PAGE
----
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The new faces of tablets

Agam Shah | March 14, 2013
Try this, try that and see what entices customers. That's the mantra for tablet makers that are experimenting with new tablet features in the elusive quest to deliver the next big hit.

"There are a lot of people who don't want to pay $40 to $50 a month" for 3G or LTE connectivity, Gold said.

But whether users like it or not, connectivity to 3G and 4G networks is being integrated into the Wi-Fi chip, Gold said. So the feature will increasingly become available by default in many tablets, and it's cheaper for device makers to just put the combined chip in tablets, Gold said.

Screen resolution

The race to improve screen resolution is already under way, with the next goal perhaps being 4K resolution, which is four times today's high-definition screens. Panasonic at International CES showed a 20-inch tablet capable of displaying images at a 4K resolution of 3840 x 2160 pixels. The best available resolution today is on Google's Nexus 10 tablet, which displays images at 2560 x 1600 resolution, and Apple is a close second with the iPad's 2048 x 1536 resolution. Right now, Panasonic considers the 4K tablet a niche product, relevant mostly for multimedia tasks like video editing. But as gaming and movie companies begin offering 4K content, higher-resolution screens will become more relevant.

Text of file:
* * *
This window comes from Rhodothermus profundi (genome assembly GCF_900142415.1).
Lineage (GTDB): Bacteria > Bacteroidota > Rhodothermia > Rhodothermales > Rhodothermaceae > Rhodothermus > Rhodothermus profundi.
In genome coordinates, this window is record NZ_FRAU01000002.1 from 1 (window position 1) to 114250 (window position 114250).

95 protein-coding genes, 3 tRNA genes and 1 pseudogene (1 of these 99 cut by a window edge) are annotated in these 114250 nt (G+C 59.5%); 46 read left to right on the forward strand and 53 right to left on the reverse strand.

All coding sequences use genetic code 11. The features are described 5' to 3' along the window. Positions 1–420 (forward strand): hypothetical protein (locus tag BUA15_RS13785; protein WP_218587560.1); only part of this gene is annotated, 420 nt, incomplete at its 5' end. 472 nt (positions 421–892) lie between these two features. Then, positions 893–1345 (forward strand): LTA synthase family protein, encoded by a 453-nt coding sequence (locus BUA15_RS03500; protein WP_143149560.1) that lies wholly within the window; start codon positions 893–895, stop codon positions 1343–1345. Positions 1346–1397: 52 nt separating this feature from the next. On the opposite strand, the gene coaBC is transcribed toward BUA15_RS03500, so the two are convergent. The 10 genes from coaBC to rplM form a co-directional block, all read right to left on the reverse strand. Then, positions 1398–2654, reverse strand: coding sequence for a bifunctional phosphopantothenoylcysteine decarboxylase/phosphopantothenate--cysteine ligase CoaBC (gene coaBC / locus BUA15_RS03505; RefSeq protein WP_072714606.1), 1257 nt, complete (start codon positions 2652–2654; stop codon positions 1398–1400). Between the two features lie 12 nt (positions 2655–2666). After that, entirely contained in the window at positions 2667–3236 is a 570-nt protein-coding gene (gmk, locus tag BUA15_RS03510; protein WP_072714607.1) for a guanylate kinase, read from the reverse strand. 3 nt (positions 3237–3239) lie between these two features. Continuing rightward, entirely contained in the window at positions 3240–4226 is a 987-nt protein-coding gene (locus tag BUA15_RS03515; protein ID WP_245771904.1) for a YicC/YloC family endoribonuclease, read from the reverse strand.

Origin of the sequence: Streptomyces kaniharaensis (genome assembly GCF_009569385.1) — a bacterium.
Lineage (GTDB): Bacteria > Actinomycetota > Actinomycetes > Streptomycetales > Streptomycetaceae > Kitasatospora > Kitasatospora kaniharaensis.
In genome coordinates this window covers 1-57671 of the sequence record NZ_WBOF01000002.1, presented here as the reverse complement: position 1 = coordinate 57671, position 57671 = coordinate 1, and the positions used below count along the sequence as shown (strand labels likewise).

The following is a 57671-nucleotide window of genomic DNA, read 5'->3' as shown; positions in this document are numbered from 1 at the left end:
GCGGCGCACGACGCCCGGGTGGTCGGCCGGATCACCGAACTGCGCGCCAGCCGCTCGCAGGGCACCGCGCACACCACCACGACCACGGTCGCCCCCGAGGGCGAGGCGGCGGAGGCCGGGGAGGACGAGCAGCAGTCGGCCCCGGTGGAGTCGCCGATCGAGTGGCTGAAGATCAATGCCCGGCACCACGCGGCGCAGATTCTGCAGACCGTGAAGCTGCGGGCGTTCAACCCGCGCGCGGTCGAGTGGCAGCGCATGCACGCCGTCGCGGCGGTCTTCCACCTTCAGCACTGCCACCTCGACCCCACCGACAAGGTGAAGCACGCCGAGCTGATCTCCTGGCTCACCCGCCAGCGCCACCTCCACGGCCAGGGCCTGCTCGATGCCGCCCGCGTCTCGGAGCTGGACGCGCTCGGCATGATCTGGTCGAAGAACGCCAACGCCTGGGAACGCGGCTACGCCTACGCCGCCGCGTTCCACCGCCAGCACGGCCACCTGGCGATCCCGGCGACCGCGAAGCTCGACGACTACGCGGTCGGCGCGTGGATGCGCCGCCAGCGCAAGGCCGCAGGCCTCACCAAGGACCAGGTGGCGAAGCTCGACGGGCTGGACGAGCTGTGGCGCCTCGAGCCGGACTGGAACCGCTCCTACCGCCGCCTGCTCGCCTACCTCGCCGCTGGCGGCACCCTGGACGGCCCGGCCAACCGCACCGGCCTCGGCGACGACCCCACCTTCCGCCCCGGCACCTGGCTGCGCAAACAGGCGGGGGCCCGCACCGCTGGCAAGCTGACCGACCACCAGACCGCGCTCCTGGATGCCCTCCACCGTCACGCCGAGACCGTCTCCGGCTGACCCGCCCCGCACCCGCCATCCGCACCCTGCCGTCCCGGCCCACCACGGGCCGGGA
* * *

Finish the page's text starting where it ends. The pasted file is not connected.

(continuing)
Other

Screen sizes and prices apart, there's a lot of untapped potential in the tablet market and many designs will appear as companies try to figure out what works for buyers, Endpoint's Kay said.

Tablets are already being pitched as gaming consoles and mobile payment terminals, Kay said. Tablets are also being touted as the centerpiece of living rooms to operate TVs and other multimedia devices.

The cloud is encouraging the development of specialized tablets and gadgets that fit snugly into corporate environments or for delivering online services like video streaming, Kay said. There will be devices built in the vein of Amazon's Kindle Fire, which is designed mostly to purchase books, video and music from Amazon's online retail store.

Companies are already showing such devices, Kay said. For example, HP has showed off some tablet designs with different screen sizes behind closed doors, some of which might come out this year or the next.

But the tablet market has changed tremendously in the few years since Apple's iPad was released. The market will continue to evolve, with some tablets succeeding, and a lot failing.

"Not all of them will be positioned quite right or priced quite right," Kay said.

 

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